Most of these compositions show Ms Swift to have been a gifted composer of show tunes which makes me wonder why she is almost forgotten today. It is not as though she lacked friends in high places! 

The Cid band are a tightly knit unit with good soloists, not least the leader himself and the music, once you become acquainted with it, is attractive and offers clean, original jazz performances."

Derek Ansell (September 21)
https://jazzjournal.co.uk
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"ersonnalité méconnue, la compositrice Katherine Faulkner Swift, alias Kay Swift, (1897-1994), a laissé un corpus de mélodies populaires (notamment quelques grands succès comme «Can’t We Be Friends?» ou «Fine and Dandy» dont on ignore souvent qu’elle en est l’auteur) et desquelles se sont emparés les jazzmen. Figure de la société artistique new-yorkaise de l’entre-deux-guerres, Kay Swift, née à New York, est la fille d’un critique musical et a reçu une solide formation classique dans l'institution qui deviendra la Juilliard School. Pianiste professionnelle, grande admiratrice d’Irving Berlin, elle épouse en 1918 un riche banquier, James Paul Warburg, poète à ses heures, qui écrit des paroles sur ses musiques (sous le nom de Paul James). Ils ont trois enfants nés entre 1919 et 1924. Un tournant dans sa vie sentimentale et artistique s’opère en 1925 quand elle rencontre George Gershwin, d’un an son cadet. Les deux amants s’entraident et se soutiennent mutuellement dans leurs travaux respectifs (c’est Gershwin qui lui trouve son pseudonyme) et deviennent un couple quasi officiel avec l’accord tacite du mari résigné. En 1930, Kay est la première femme à composer entièrement une comédie musicale: Fine and Dandy. Elle divorce en 1935, mais George Gershwin décède seulement deux ans plus tard. Elle travaille alors avec son frère Ira à compléter et arranger des partitions de George non encore publiées.

Elle se retire ensuite dans un ranch, dans l’Oregon, avec son nouveau mari, un cow-boy qui pratique le rodéo. Elle continue cependant de composer et publie même en 1943 un livre autobiographique sur sa nouvelle vie, lequel est adapté dans un film (Mon cow-boy adoré, George Marshall, 1950) dont elle signe la musique. Elle consacre la fin de son existence à transcrire, annoter et jouer l’œuvre de George Gershwin.Pour son deuxième album sur le label Swing Alley (Fresh Sound Records), Esaie Cid fait une nouvelle fois montre de son approche savante et originale du répertoire en rendant cet hommage mérité à Kay Swift. Auteur de l’ensemble des arrangements à la coloration bop, l’altiste interprète ici des compositions célèbres ou obscures, présentées en détail dans le livret, où figure également un court texte d’introduction de la petite-fille de Kay Swift, l’écrivain Katharine Weber. Il faut dire que lorsqu’Esaie Cid a commencé à s’intéresser à la compositrice –et avant même d’imaginer lui dédier un album–, il a pris contact avec le Kay Swift Memorial Trust dirigé par Katharine Weber, laquelle lui a fourni des informations et lui a notamment permis d’avoir connaissance de la partition de «When You Hear This Music», écrite au milieu des années 1950, pour une comédie musicale qui fut un échec et sombra rapidement dans l’oubli. On doit également à la collaboration bienveillante de Katharine Weber l’iconographie du livret, dont un beau portrait de Kay Swift pris par George Gershwin en 1935.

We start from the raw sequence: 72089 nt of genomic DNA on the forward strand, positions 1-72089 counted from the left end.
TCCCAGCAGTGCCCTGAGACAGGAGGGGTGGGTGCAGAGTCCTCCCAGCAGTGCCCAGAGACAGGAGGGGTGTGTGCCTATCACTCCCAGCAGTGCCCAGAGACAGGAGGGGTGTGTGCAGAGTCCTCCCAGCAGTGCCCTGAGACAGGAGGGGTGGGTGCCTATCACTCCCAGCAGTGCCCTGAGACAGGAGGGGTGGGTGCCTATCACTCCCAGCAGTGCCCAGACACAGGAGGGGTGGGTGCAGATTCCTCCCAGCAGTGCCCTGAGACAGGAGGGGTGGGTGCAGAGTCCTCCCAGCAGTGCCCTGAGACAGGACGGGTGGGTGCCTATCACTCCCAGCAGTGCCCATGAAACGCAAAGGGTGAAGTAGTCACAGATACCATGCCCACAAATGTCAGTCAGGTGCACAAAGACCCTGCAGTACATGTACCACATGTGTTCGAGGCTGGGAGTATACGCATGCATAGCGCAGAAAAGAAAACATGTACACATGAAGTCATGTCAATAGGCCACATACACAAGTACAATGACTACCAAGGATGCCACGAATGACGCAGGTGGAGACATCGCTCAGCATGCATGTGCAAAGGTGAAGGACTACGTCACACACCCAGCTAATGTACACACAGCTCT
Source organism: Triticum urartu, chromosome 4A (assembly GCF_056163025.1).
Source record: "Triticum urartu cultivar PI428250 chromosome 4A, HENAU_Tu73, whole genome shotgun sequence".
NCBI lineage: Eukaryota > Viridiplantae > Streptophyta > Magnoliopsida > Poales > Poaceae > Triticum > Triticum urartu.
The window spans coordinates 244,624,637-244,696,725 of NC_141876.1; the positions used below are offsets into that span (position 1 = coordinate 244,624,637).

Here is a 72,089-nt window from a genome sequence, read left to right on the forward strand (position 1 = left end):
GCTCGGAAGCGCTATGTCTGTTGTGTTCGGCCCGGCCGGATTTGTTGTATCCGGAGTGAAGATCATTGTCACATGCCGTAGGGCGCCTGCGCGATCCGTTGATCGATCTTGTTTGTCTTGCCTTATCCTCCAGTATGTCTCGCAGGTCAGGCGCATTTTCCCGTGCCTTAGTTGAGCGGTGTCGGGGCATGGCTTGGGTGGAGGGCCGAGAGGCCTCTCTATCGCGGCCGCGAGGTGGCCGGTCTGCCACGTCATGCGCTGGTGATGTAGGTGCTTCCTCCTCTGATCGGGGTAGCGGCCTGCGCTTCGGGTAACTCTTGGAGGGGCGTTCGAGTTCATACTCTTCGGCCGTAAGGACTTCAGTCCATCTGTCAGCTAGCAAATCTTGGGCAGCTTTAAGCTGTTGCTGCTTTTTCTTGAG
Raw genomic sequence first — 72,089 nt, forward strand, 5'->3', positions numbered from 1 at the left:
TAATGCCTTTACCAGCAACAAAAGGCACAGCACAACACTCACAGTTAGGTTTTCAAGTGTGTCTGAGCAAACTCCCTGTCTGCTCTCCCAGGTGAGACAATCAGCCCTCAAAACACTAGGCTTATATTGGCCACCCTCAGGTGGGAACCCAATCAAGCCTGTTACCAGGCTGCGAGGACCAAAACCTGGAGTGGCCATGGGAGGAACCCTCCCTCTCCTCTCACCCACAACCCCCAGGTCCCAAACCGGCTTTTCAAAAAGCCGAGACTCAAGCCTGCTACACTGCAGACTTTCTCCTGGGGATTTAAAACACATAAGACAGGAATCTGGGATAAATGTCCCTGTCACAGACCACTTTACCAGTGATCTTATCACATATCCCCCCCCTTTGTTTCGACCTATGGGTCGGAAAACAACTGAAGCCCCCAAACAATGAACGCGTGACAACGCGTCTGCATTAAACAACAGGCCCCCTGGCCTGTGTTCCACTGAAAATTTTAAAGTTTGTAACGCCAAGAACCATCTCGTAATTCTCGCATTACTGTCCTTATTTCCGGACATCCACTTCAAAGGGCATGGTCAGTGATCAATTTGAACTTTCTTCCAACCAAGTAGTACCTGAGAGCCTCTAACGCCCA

A la profondeur de la démarche correspond un album très abouti et superbement joué. Les complices habituels d’Esaie Cid sont de nouveau de la partie: Gilles Réa, Samuel Hubert et Mourad Benhammou, tous d’une grande subtilité; ils se trouvent renforcés par l'un des plus solides représentants du trombone sur la scène parisienne, l’incontournable Jerry Edwards, capable de s’adapter à tous les répertoires et dont chaque solo est ici un régal. Les qualités de l’orchestre se manifestent d’ailleurs dès le premier titre, «Once You Find Your Guy» (écrit pour Mon cow-boy adoré) dont le thème est d’abord joliment exposé par Gilles Réa. La finesse et le beau son d’Esaie Cid s’apprécient particulièrement sur «When You Hear This Music» ou sur «One Last Look» en duo avec le trombone. Plus rythmé, «Nobody Breaks My Heart» met d’avantage en avant le batteur, tandis que «Fine and Dandy» (un sommet d’élégance!) est introduit et porté par Samuel Hubert. Enfin, le quintet donne une intéressante version de «Can’t We Be Friends?» magnifiquement enluminé par le leader qui confirme sa capacité à tirer du patrimoine une matière aussi belle que vivante.

Loin d’avoir épuisé son sujet, Esaie Cid pourrait prochainement nous offrir un second volume de ce Kay Swift Songbook. En attendant, voilà un formidable quintet qui aurait sa place dans les plus grands festivals. On peut toujours rêver."

—Jérôme Partage © Jazz Hot 2019

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10,95 €  (tax incl.)